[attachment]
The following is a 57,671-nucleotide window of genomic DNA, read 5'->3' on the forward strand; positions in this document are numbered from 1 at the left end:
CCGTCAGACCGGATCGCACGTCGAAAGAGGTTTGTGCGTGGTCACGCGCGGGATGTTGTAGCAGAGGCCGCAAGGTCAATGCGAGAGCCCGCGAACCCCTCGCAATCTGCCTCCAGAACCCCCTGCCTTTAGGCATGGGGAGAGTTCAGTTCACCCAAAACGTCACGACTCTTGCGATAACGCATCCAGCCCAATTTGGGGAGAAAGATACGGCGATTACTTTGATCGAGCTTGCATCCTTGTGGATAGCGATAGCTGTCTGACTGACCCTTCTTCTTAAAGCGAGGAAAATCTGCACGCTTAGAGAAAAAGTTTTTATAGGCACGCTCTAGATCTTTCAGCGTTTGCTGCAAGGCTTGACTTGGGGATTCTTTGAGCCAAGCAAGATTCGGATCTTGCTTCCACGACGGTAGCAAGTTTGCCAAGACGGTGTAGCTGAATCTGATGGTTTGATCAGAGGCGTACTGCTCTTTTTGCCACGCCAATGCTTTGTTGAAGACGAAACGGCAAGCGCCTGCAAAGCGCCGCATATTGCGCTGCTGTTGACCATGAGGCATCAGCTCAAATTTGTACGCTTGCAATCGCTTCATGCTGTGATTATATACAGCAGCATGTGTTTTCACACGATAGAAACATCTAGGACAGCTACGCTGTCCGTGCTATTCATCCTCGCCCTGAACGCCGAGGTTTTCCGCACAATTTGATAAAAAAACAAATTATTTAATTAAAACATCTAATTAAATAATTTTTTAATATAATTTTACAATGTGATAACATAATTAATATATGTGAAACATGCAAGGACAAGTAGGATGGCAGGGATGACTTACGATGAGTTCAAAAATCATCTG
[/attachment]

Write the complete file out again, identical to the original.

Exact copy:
The following is a 57,671-nucleotide window of genomic DNA, read 5'->3' on the forward strand; positions in this document are numbered from 1 at the left end:
CCGTCAGACCGGATCGCACGTCGAAAGAGGTTTGTGCGTGGTCACGCGCGGGATGTTGTAGCAGAGGCCGCAAGGTCAATGCGAGAGCCCGCGAACCCCTCGCAATCTGCCTCCAGAACCCCCTGCCTTTAGGCATGGGGAGAGTTCAGTTCACCCAAAACGTCACGACTCTTGCGATAACGCATCCAGCCCAATTTGGGGAGAAAGATACGGCGATTACTTTGATCGAGCTTGCATCCTTGTGGATAGCGATAGCTGTCTGACTGACCCTTCTTCTTAAAGCGAGGAAAATCTGCACGCTTAGAGAAAAAGTTTTTATAGGCACGCTCTAGATCTTTCAGCGTTTGCTGCAAGGCTTGACTTGGGGATTCTTTGAGCCAAGCAAGATTCGGATCTTGCTTCCACGACGGTAGCAAGTTTGCCAAGACGGTGTAGCTGAATCTGATGGTTTGATCAGAGGCGTACTGCTCTTTTTGCCACGCCAATGCTTTGTTGAAGACGAAACGGCAAGCGCCTGCAAAGCGCCGCATATTGCGCTGCTGTTGACCATGAGGCATCAGCTCAAATTTGTACGCTTGCAATCGCTTCATGCTGTGATTATATACAGCAGCATGTGTTTTCACACGATAGAAACATCTAGGACAGCTACGCTGTCCGTGCTATTCATCCTCGCCCTGAACGCCGAGGTTTTCCGCACAATTTGATAAAAAAACAAATTATTTAATTAAAACATCTAATTAAATAATTTTTTAATATAATTTTACAATGTGATAACATAATTAATATATGTGAAACATGCAAGGACAAGTAGGATGGCAGGGATGACTTACGATGAGTTCAAAAATCATCTG